Today, brands do more than simply stand behind the quality of their product or service. Millennials might want to know what their brands believe in, but Gen Z demands it. Young consumers don’t want to wear a shirt, buy cosmetics, or get coffee from entities that support concepts they don’t believe in.
Consumerism has often been the only halfway decent means for younger generations to participate in Capitalism. This isn't new, but it is happening with more fervor.
What does this mean for our future? Does every brand need to decide if it’s liberal or conservative? Did my favorite frozen yogurt company fail to adopt the right stance on Occupy Wall Street? Must consumers choose between a left-wing or a right-wing hamburger joint? I hope not, but specific brands absolutely need to show support for issues that should transcend politics - like Black Lives Matter.
Unfortunately, many of these companies that post a black box will continue to throw away resumes that feature different-sounding names.
This begs the question - why are so many companies becoming increasingly active in cultural conversations? Is it just lip service?
I always operate under this mindset - ‘assume positive intent’. Maybe this is a global realization that businesses (i.e. - groups of people with a common mission) are in the best position to make a better world. These companies aren’t inherently political - but lives are on the line so maybe they think "to hell with politics!"
When people work together, they can change the things they dislike in this world without having to wait for the government to do it for them. While I do believe that many of these companies and people are acting in a benevolent way, there’s another reason at hand.
Think about it like this. As social media becomes increasingly divided, political, and even downright militant, what happens when you advertise your DTC product on Facebook during a day of particularly hostile arguments?
Will the consumer remember your ad or will they forever associate your product with the controversial messages that you’re sandwiched between? If everyone on social media is debating whether or not America should go to war, why on Earth would you advertise your product on Facebook if it could be placed in between such incendiary posts?
Companies that sell via social media risk association with the messages above and below their advertisement.
This reason simply explains why more brands are beginning to speak out. In the eyes of some, silence represents complicity. Companies can control their message - but they can’t control Facebook’s placement of that ad or the speech of a potential customer’s crazy friend from high school.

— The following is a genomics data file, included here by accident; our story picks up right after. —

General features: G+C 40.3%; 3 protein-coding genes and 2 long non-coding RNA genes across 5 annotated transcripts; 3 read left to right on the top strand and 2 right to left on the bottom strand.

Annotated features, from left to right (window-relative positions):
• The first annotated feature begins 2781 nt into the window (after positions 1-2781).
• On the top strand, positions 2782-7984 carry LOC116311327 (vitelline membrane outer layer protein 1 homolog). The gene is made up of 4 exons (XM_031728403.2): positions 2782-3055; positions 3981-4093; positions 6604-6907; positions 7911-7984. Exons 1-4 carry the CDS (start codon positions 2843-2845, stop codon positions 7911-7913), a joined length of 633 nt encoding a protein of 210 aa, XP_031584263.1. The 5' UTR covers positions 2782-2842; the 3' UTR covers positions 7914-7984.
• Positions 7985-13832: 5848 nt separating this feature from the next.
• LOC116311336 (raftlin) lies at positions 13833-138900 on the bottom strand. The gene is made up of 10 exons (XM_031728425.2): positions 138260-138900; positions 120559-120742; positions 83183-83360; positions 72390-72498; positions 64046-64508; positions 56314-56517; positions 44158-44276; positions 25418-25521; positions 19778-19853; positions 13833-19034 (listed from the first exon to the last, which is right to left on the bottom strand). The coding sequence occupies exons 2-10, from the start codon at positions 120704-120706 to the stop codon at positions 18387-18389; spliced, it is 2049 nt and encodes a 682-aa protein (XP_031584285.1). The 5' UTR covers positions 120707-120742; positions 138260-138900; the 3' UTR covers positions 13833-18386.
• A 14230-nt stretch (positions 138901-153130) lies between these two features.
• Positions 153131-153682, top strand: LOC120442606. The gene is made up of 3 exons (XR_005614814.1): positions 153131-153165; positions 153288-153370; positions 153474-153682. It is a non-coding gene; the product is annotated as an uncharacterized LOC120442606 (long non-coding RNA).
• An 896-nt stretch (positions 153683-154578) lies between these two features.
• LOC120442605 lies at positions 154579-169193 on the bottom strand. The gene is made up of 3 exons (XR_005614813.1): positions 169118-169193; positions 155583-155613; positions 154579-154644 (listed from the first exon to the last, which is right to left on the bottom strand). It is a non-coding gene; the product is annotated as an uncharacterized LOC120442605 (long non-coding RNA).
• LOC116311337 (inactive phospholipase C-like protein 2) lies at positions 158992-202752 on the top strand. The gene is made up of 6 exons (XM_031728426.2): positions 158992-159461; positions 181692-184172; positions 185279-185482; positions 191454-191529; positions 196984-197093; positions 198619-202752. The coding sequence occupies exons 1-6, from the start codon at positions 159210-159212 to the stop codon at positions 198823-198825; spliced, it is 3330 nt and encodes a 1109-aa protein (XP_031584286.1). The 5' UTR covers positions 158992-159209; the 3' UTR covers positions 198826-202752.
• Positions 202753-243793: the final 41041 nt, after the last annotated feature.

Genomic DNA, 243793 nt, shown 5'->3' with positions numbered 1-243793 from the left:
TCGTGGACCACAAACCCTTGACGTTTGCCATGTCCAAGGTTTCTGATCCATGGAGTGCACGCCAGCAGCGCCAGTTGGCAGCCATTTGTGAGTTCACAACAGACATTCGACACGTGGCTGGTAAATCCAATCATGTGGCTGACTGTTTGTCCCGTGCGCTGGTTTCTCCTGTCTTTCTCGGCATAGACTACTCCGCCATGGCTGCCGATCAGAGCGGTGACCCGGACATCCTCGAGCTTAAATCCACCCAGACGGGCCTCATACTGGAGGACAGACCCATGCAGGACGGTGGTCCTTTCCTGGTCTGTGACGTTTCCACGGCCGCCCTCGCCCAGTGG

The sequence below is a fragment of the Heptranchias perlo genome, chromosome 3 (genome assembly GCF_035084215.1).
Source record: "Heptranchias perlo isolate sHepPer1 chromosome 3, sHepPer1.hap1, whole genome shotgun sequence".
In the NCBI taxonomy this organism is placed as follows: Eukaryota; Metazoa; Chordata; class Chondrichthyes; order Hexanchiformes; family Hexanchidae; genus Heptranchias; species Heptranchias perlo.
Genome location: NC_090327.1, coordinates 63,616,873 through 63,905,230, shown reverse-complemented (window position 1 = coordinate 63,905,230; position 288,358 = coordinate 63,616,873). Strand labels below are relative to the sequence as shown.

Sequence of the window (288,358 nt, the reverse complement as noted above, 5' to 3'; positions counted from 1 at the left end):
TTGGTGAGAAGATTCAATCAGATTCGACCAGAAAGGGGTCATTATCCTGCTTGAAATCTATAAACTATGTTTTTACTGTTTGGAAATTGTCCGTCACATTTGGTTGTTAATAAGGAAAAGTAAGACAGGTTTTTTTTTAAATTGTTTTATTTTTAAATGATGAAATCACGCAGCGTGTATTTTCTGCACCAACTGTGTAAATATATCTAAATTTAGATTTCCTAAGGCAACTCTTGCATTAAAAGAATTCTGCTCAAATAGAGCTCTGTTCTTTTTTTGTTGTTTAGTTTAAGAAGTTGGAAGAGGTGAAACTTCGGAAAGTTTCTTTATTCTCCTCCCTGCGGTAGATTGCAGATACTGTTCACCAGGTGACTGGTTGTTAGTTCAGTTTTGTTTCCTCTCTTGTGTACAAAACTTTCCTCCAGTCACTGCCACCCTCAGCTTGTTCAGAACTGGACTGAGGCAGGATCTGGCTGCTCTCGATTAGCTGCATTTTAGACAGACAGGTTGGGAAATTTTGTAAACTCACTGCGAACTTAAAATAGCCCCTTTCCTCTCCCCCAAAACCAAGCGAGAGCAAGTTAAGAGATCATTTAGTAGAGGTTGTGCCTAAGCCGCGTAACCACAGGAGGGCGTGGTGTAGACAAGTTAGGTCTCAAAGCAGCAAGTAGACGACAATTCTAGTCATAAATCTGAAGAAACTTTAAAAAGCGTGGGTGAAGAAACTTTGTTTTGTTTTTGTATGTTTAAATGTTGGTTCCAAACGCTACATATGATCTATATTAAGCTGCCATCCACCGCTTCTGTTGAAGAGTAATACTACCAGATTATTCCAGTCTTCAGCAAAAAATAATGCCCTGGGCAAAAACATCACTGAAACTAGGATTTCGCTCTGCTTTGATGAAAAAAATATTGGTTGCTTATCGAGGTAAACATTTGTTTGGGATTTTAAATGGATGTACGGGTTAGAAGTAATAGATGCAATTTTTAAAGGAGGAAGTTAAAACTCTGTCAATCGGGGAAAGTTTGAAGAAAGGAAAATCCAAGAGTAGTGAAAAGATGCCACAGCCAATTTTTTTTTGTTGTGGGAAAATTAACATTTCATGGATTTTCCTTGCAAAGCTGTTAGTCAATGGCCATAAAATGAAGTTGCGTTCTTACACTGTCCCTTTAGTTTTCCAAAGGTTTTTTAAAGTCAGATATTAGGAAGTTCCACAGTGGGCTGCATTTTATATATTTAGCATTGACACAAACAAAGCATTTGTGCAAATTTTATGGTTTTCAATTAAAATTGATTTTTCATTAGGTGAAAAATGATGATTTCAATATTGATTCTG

If your skin cream advertisement is sandwiched between a COVID-19 conspiracy theory post and a 5G conspiracy theory post, then we risk potential customers associating a negative image with your brand. A tone deaf, status-quo marketing approach can cause damage to the DTC businesses that financially depend on social media ads (i.e. - every single DTC business).
But more importantly - how can we even tell if a company is serious about their social media speech? Easy. Look at the brand's actions, not their words. A company certainly doesn't have to restructure its business model to donate time, resources, or professional skills to a movement they support.
It’s great that my bank supports Pride Month - but real brand values represent what they actually DO about it. For example - did said bank make it clear they would protect LGBTQ employees in the workplace before this recent Supreme Court ruling?
If McDonalds truly believes that Black lives matter (as they've posted), then why have they done nothing to help the 75% of Black female McDonald's employees who will experience sexual harassment during their time at work?
If a company’s brand values are more than just words, they extend beyond public political statements to internal truths reflected in their day-to-day operations. Plenty of unsuccessful companies create brand values. But then they never look at them again. Why define your values at all? That's not value, that's vanity.
If a business truly values inclusion and equality, this stance will be expressed via the salaries they pay a black female employee versus a white male employee with the same job. Not some black box.
It takes effort - both to define the values and to live them. At Annecy, part of our job is to help startups turn flowery language into tangible action.
Brand values explain what a particular company wishes to add to our world. When done right and with real intention, this makes a brand. They can stand up for something they believe helps the world - and interestingly enough, most make more money while doing so. People believe in brands that walk their talk. This is why brand values extend beyond words on a screen.
Tuesday, June 16, 2020